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Conservation of Energy Possibly

  1. Oct 13, 2009 #1
    1. The problem statement, all variables and given/known data
    The cable of an elevator of mass M = 3990 kg snaps when the elevator is a rest at one of the floors of a skyscraper. At this point the elevator is a distance d = 48.2 m above a cushioning spring whose spring constant is k = 21300 N/m. A safety device clamps the elevator against the guide rails so that a constant frictional force of f = 13784 N opposes the motion of the elevator. Find the maximum distance,x, by which the cushioning spring will be compressed.

    2. Relevant equations

    Uspring= (kx^2)/2
    Ugrav=mgh
    W=F*d=-U
    Ffriction=mu*N

    3. The attempt at a solution

    Einitial=Efinal + deltaE
    Einitial=mgh
    Efinal=U + ((Ffriction*d) + (Ffriction*x))
    mgh=(kx^2/2) + Ff*d + Ff*x
    After plugging in numbers, I then set the equation equal to zero, then factored - I got an answer of 16.6 m for the value of x - the answer was incorrect - I went with the idea that it was a conservation of energy problem, I also added the work done by the frictional force -I'm not sure what I am doing wrong, or of any alternative method - please help!!
     
  2. jcsd
  3. Oct 13, 2009 #2
    im sorry to resort to this - but id at least like this to be viewed.. bump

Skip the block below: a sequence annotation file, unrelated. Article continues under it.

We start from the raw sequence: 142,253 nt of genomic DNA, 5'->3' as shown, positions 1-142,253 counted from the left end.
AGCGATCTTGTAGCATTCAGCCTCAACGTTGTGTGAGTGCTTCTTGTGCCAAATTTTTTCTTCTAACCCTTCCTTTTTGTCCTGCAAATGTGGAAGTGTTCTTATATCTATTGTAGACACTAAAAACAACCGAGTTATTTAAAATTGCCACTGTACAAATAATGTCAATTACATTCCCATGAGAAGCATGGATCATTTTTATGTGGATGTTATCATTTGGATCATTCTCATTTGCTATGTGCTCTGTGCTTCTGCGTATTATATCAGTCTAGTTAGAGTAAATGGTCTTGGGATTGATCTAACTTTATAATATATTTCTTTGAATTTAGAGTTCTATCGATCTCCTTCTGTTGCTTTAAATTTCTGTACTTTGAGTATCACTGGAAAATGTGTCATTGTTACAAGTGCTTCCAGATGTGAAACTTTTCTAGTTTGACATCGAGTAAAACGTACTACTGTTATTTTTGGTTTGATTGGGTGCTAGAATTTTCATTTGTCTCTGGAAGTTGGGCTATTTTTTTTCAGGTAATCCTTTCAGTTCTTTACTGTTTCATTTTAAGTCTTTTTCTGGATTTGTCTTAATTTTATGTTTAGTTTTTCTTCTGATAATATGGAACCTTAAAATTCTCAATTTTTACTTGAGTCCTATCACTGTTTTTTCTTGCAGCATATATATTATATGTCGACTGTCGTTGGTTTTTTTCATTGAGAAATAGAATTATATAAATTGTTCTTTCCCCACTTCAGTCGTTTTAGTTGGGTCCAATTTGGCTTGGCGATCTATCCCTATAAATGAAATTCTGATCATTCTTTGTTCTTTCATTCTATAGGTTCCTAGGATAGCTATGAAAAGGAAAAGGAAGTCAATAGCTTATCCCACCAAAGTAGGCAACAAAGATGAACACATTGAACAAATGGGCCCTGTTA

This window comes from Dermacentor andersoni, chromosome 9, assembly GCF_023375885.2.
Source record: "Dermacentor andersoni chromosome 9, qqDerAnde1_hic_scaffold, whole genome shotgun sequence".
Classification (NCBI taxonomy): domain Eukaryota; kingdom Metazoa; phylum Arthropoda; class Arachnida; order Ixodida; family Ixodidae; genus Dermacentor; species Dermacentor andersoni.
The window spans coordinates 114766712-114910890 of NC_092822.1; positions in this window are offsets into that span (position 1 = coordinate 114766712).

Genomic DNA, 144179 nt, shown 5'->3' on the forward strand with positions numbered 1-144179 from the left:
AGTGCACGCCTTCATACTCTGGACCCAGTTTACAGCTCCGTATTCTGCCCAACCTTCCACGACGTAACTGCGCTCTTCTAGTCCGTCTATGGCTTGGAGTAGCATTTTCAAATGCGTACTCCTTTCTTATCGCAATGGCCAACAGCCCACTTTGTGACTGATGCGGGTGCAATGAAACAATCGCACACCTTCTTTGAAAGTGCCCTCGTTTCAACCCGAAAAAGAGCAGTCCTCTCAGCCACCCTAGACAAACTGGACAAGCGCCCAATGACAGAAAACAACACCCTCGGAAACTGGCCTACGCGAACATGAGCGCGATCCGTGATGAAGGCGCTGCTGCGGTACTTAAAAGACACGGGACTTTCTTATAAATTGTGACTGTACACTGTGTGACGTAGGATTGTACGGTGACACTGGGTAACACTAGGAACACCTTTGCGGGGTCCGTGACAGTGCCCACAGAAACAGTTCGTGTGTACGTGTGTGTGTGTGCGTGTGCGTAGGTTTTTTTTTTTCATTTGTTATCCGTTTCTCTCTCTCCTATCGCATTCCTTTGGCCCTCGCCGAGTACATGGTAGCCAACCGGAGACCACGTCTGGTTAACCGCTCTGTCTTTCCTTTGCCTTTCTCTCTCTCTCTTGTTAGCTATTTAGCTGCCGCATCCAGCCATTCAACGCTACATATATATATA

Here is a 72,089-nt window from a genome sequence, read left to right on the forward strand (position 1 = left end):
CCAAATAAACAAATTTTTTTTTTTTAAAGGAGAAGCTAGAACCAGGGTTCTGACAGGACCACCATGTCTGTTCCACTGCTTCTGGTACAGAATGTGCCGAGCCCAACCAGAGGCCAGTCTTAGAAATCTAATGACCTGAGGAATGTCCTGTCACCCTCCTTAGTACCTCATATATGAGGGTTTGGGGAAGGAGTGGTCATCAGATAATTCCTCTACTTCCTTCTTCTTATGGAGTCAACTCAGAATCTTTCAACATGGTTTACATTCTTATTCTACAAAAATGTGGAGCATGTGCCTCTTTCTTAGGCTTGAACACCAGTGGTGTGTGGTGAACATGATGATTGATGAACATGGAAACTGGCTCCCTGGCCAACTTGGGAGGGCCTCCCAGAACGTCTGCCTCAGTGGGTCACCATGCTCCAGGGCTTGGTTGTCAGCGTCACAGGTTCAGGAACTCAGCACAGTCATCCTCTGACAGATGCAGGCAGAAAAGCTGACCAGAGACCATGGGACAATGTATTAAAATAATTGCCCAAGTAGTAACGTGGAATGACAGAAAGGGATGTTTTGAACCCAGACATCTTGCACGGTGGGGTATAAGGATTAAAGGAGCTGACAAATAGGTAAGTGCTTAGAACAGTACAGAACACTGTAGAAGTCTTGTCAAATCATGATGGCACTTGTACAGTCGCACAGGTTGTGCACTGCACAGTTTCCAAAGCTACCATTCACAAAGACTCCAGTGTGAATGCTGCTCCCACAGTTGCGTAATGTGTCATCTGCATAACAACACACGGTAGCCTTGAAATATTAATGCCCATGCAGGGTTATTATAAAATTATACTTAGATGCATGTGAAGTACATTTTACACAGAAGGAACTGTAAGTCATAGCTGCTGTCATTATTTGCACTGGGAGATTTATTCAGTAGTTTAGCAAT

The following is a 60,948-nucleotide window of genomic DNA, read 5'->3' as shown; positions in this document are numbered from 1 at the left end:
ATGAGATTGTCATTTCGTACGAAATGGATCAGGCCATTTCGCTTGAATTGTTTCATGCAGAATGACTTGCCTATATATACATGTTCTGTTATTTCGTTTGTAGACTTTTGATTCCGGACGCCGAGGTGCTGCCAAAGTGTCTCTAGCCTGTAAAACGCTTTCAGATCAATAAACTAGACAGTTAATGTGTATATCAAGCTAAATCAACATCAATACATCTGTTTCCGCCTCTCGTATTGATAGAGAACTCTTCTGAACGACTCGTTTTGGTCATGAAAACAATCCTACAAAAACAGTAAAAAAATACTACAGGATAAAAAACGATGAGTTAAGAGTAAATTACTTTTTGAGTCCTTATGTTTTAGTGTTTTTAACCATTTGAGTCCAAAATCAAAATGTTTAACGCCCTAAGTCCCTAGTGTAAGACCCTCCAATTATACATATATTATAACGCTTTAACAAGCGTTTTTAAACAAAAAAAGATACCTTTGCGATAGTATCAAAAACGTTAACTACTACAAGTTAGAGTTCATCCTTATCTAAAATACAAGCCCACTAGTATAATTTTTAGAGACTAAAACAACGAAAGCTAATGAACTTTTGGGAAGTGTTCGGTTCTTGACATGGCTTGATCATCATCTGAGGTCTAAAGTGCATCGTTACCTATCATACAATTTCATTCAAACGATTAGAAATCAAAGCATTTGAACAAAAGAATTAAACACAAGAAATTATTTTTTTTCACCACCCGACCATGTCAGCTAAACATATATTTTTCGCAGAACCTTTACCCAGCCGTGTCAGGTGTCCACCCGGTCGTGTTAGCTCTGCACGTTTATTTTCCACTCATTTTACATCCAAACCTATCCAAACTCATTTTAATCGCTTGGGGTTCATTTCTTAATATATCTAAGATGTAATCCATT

4. Oct 13, 2009 #3
    i'm working on it so you know that someone has seen it!
     
  5. Oct 13, 2009 #4
    ah thank-you! there are rumors that I might have to not only find the work done by the frictional force but also the work done by gravity and the work done by the spring, im not sure how to logically account for all that
     
  6. Oct 13, 2009 #5
    okay here are my thoughts...

    you were right in thinking that this is a conservation of energy problem, or at least that is what I did too. we know that the work done by the spring is equal to 1/2kx2, and we also know that work is defined as force times distance. you can solve for the force of the elevator (think weight and force of friction) as it moves over the distance(that is given too!) and solve for the x value. hopefully that is helpful!
     
  7. Oct 13, 2009 #6
    **solve for the x value where W=1/2kx^2!!

    sorry that was not very clear
     
  8. Oct 13, 2009 #7
    well one, i thought that work is equal to the negative potential energy of the spring, two im not sure how we can solve for the x value when you did not account for the spring constant
     
  9. Oct 13, 2009 #8
    k=spring constant so it is accounted for. the negative sign is correct, but you also have to take into consideration that you will be taking the square root of the magnitude of the work. the negative simply implies direction--the spring is being compressed.
     
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